Hawker Hurricane IIA Z3687 with Armstrong Whitworth-built laminar-flow wings, at RAE Farnborough. Note the upward-cranked leading edges of both wings just outboard of the centre section, with fairings over the transition between conventional and laminar-flow aerofoil sections. The back of the original print bears the note, "Griffiths, Boundary Layer Research Hurricane, FBoro 11/9/48”.
Hurricane Z3687 in its initial laminar-flow test configuration, with two Armstrong Whitworth-built wing outer sections. Later trials on a Hurricane with just the starboard wing altered by means of a sleeve have become conflated with this earlier work. Note the underwing roundels relocated to the inner sections of the hybrid wing.
The second XP-51 prototype, 41-039, at Langley in the spring of 1943. Becoming famous as the Mustang, the type was without doubt an extraordinary achievement of both design and engineering. Innovative yet capable of being mass-produced, it was built to far more precise tolerances than were “industry standard” at the time.
NACA aerodynamicists were eventually able to study laminar flow over the top surfaces of the Mustang’s wing by fitting “sleeves” of the same profile of the type’s standard wing, but with an ultra-smooth finish. This continued focus on attaining natural laminar flow contrasted with concurrent British work on bi-convex sections.
A P-51B in the full-scale NACA windtunnel at Langley in 1943. There is surprisingly little contemporary drag data available for the Mustang and almost nothing on the wing. What survives came from German and British sources and indicates that high manufacturing standards rather than laminar flow were the key to the type’s success.
Bell P-63A Kingcobra FZ440, formerly serial led 42-69423 in USAAF service, was thoroughly wrung out by the RAE during 1945 in trials undertaken to explore the “real-world” behaviour of a laminar-flow wing under various conditions. The type incorporated a low-drag wing profile of NACA design; but, even with a highly polished surface, the profile drag was still deemed “much too high” by the RAE.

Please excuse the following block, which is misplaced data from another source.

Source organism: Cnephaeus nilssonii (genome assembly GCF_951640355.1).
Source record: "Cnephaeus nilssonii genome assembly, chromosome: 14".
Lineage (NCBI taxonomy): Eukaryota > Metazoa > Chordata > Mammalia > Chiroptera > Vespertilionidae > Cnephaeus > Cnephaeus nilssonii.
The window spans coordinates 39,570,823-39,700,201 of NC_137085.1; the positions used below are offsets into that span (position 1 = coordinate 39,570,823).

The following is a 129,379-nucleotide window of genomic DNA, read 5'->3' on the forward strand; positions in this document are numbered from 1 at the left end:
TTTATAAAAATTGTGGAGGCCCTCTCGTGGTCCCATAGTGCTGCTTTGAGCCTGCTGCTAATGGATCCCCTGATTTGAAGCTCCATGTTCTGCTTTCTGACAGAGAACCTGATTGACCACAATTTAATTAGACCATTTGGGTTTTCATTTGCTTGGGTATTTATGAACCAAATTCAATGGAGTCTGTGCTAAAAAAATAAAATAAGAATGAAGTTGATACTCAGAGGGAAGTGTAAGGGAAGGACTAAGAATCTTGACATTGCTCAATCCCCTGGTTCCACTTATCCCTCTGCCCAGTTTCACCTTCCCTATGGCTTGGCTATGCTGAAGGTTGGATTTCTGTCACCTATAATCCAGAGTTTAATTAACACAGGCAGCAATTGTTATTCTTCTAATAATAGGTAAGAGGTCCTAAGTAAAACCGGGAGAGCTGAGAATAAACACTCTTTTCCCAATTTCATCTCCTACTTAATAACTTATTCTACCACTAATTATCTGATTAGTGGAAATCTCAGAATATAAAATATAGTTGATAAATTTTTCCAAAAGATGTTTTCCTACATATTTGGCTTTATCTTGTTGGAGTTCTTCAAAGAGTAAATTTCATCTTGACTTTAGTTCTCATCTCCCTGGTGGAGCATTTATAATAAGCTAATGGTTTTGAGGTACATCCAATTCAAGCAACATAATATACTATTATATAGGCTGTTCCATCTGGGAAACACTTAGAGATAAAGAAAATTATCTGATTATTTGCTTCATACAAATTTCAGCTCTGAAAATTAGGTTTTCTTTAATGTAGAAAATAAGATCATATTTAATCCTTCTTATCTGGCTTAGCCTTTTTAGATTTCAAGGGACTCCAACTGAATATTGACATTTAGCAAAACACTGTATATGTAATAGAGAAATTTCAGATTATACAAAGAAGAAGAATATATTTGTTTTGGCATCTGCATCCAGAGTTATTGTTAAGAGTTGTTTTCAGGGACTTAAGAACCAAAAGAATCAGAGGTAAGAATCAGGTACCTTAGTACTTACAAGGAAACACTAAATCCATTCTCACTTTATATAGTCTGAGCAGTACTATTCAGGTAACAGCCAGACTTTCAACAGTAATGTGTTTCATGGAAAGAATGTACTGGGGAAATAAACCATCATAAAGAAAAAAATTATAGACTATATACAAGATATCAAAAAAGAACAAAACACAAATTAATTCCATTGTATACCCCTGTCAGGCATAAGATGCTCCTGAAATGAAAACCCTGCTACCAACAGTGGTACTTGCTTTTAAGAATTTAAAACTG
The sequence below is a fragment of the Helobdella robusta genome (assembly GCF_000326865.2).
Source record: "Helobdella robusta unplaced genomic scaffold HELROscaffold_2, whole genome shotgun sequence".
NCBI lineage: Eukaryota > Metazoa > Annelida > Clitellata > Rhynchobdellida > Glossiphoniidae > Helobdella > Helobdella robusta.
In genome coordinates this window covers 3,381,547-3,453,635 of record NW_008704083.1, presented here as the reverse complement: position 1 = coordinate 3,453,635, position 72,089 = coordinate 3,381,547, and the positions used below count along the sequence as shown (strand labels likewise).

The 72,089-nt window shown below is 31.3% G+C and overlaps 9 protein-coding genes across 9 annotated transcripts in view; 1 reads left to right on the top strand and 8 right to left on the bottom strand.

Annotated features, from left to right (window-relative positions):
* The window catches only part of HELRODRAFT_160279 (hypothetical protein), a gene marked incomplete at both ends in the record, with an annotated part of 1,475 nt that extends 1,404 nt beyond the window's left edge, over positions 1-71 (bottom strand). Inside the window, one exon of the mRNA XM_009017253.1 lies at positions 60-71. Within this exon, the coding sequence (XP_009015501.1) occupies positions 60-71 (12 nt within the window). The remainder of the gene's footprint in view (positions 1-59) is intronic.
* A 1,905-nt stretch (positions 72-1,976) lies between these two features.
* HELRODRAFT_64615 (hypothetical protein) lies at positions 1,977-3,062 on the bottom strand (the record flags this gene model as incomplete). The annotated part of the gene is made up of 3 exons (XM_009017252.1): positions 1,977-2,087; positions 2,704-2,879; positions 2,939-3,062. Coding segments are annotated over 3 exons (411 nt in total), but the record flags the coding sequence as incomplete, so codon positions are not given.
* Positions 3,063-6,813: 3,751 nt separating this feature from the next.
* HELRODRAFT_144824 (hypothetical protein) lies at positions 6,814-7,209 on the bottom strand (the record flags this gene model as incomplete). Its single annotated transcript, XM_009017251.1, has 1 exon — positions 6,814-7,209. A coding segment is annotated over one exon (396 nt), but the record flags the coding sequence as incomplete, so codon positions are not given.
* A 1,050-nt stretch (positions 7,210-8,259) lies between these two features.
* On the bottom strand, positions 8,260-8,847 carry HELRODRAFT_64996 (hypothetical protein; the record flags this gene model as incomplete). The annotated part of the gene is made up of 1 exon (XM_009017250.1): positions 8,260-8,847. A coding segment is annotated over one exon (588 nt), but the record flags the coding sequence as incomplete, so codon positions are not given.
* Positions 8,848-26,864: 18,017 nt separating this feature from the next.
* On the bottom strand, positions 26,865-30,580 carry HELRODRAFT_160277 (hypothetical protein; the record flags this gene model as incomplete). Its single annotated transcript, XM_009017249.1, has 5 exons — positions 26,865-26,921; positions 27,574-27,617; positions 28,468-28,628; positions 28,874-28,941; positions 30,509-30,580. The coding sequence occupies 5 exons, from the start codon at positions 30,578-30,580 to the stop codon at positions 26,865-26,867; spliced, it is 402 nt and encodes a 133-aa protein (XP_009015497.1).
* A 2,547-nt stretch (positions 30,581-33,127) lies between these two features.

The standard method of measuring drag during the Kingcobra trials was by means of an array of pitot tubes mounted beyond the trailing edge. Comparison of recorded pressures from the array with a “free air” pitot head indicated total profile drag. Although this did not distinguish friction drag from pressure effects, it nevertheless yielded valuable aerodynamic data.
The first of the Miles light aircraft supplied to the RAE to be fitted with a "laminar flow" wing was M.3F Falcon Six R4071 (c/n 269). It is seen here sporting the Piercy-type aerofoil (with maximum thickness at 40 per cent chord) with which it was fitted during trials with spoilers (seen extended on the port wing) as a means of roll control.
Seen here before its laminar-flow modifications, Miles M.3B Falcon Six Special K5924 (c/n 252) was much used by the RAE as a wing testbed from early 1936. It was re-delivered to Farnborough circa March 1940 with a 60 per cent laminar-flow aerofoil profile (i.e. maximum thickness at 60 per cent of chord) for testing during 1940-41.
Falcon L9705 was fitted with another, far more radical, set of wings in 1944, this time intended to test prospective wing profiles for the turbojet-powered Miles M.52. These sharp, thin, bi-convex wing profiles required the undercarriage to be relocated on the “Gillette Falcon”, as it was dubbed, and were designed to combat supersonic shock, not explore laminar flow.
Designed specifically as a research aircraft to investigate the effects of wing thickness on drag, the sole Miles M.6 Hawcon (c/n 187) was given the serial K5925, and arrived at the RAE in Farnborough in late November 1935. The data the tests yielded were of use to Melvill Jones for his boundary-layer lecture in New York in 1937.
The most effective of the RAE’s Miles research aircraft in terms of laminar-flow trials was M.3E Falcon Six L9705 (c/n 289), which, when fitted with an aerofoil with its maximum thickness at 50 per cent of chord (not fitted in this photograph), was capable of maintaining attached “laminar” flow as far back as 66 per cent of chord - if the surface was perfectly smoothed.
Often described as having a laminar-flow wing, the Supermarine Spiteful was in fact fitted with a hybrid aerofoil, beginning at the root as a shock-reducing shape and blending to a laminar-flow section towards the tip, away from walkways, hatches, cannon barrels and propwash, all of which would trigger significant turbulent flow.
Northrop A-17 serial 35-122 was fitted with large sleeves on each wing for trials with the laminar-flow wing proposed for Douglas’s C-74 Globemaster. Each was fitted with two-bladed propellers driven by an auxiliary motor to study the effects of swirling airflow. Douglas blamed NACA for “wasting time” on laminar flow development.